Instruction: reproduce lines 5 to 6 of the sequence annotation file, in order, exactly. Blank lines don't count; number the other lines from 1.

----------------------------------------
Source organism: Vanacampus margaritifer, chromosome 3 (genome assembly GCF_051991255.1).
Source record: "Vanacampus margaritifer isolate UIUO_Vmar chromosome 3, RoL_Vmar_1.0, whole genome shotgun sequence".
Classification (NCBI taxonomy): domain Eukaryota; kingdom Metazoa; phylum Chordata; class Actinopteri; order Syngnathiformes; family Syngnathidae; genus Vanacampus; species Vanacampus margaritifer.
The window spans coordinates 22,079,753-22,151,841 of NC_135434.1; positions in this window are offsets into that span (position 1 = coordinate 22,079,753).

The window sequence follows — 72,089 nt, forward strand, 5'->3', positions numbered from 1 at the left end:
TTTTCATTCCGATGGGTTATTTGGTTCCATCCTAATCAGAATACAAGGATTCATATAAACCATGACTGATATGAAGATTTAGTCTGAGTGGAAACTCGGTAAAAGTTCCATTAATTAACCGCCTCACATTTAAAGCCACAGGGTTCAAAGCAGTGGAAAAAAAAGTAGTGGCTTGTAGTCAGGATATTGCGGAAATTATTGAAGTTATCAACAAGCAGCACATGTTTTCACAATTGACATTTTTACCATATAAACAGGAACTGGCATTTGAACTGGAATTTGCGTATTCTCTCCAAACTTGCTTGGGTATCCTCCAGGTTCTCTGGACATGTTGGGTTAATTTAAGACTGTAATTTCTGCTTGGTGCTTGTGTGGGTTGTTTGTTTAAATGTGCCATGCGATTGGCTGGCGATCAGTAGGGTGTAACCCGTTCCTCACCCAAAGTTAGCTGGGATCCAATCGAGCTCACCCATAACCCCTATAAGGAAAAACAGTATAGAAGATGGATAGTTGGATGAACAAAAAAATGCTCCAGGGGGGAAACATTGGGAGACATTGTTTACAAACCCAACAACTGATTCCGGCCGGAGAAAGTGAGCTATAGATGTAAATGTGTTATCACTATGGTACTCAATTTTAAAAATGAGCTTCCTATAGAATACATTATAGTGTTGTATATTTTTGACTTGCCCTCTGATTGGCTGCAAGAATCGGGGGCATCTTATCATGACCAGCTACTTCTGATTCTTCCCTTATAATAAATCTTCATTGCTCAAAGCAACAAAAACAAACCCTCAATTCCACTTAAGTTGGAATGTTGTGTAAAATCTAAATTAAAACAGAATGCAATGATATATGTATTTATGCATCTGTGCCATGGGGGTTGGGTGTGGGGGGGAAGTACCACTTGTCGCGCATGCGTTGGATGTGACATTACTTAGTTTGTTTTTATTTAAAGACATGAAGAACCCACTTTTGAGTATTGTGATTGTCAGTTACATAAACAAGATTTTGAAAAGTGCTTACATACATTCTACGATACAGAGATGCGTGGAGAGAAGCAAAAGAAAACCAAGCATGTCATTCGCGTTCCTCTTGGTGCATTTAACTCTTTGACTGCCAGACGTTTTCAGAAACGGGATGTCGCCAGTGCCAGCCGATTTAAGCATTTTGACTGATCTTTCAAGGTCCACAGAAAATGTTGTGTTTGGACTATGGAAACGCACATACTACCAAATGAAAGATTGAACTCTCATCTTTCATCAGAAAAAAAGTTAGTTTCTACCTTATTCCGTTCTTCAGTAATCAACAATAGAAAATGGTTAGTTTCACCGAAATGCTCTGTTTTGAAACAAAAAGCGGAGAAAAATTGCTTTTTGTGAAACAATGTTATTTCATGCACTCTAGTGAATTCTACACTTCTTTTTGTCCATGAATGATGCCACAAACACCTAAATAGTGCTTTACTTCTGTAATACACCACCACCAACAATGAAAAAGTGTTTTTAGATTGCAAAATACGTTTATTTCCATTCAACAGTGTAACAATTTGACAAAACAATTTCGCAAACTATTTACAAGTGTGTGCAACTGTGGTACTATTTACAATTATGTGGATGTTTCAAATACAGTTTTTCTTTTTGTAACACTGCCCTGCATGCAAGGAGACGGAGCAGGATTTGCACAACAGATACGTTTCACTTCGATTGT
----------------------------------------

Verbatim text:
The window sequence follows — 72,089 nt, forward strand, 5'->3', positions numbered from 1 at the left end:
TTTTCATTCCGATGGGTTATTTGGTTCCATCCTAATCAGAATACAAGGATTCATATAAACCATGACTGATATGAAGATTTAGTCTGAGTGGAAACTCGGTAAAAGTTCCATTAATTAACCGCCTCACATTTAAAGCCACAGGGTTCAAAGCAGTGGAAAAAAAAGTAGTGGCTTGTAGTCAGGATATTGCGGAAATTATTGAAGTTATCAACAAGCAGCACATGTTTTCACAATTGACATTTTTACCATATAAACAGGAACTGGCATTTGAACTGGAATTTGCGTATTCTCTCCAAACTTGCTTGGGTATCCTCCAGGTTCTCTGGACATGTTGGGTTAATTTAAGACTGTAATTTCTGCTTGGTGCTTGTGTGGGTTGTTTGTTTAAATGTGCCATGCGATTGGCTGGCGATCAGTAGGGTGTAACCCGTTCCTCACCCAAAGTTAGCTGGGATCCAATCGAGCTCACCCATAACCCCTATAAGGAAAAACAGTATAGAAGATGGATAGTTGGATGAACAAAAAAATGCTCCAGGGGGGAAACATTGGGAGACATTGTTTACAAACCCAACAACTGATTCCGGCCGGAGAAAGTGAGCTATAGATGTAAATGTGTTATCACTATGGTACTCAATTTTAAAAATGAGCTTCCTATAGAATACATTATAGTGTTGTATATTTTTGACTTGCCCTCTGATTGGCTGCAAGAATCGGGGGCATCTTATCATGACCAGCTACTTCTGATTCTTCCCTTATAATAAATCTTCATTGCTCAAAGCAACAAAAACAAACCCTCAATTCCACTTAAGTTGGAATGTTGTGTAAAATCTAAATTAAAACAGAATGCAATGATATATGTATTTATGCATCTGTGCCATGGGGGTTGGGTGTGGGGGGGAAGTACCACTTGTCGCGCATGCGTTGGATGTGACATTACTTAGTTTGTTTTTATTTAAAGACATGAAGAACCCACTTTTGAGTATTGTGATTGTCAGTTACATAAACAAGATTTTGAAAAGTGCTTACATACATTCTACGATACAGAGATGCGTGGAGAGAAGCAAAAGAAAACCAAGCATGTCATTCGCGTTCCTCTTGGTGCATTTAACTCTTTGACTGCCAGACGTTTTCAGAAACGGGATGTCGCCAGTGCCAGCCGATTTAAGCATTTTGACTGATCTTTCAAGGTCCACAGAAAATGTTGTGTTTGGACTATGGAAACGCACATACTACCAAATGAAAGATTGAACTCTCATCTTTCATCAGAAAAAAAGTTAGTTTCTACCTTATTCCGTTCTTCAGTAATCAACAATAGAAAATGGTTAGTTTCACCGAAATGCTCTGTTTTGAAACAAAAAGCGGAGAAAAATTGCTTTTTGTGAAACAATGTTATTTCATGCACTCTAGTGAATTCTACACTTCTTTTTGTCCATGAATGATGCCACAAACACCTAAATAGTGCTTTACTTCTGTAATACACCACCACCAACAATGAAAAAGTGTTTTTAGATTGCAAAATACGTTTATTTCCATTCAACAGTGTAACAATTTGACAAAACAATTTCGCAAACTATTTACAAGTGTGTGCAACTGTGGTACTATTTACAATTATGTGGATGTTTCAAATACAGTTTTTCTTTTTGTAACACTGCCCTGCATGCAAGGAGACGGAGCAGGATTTGCACAACAGATACGTTTCACTTCGATTGT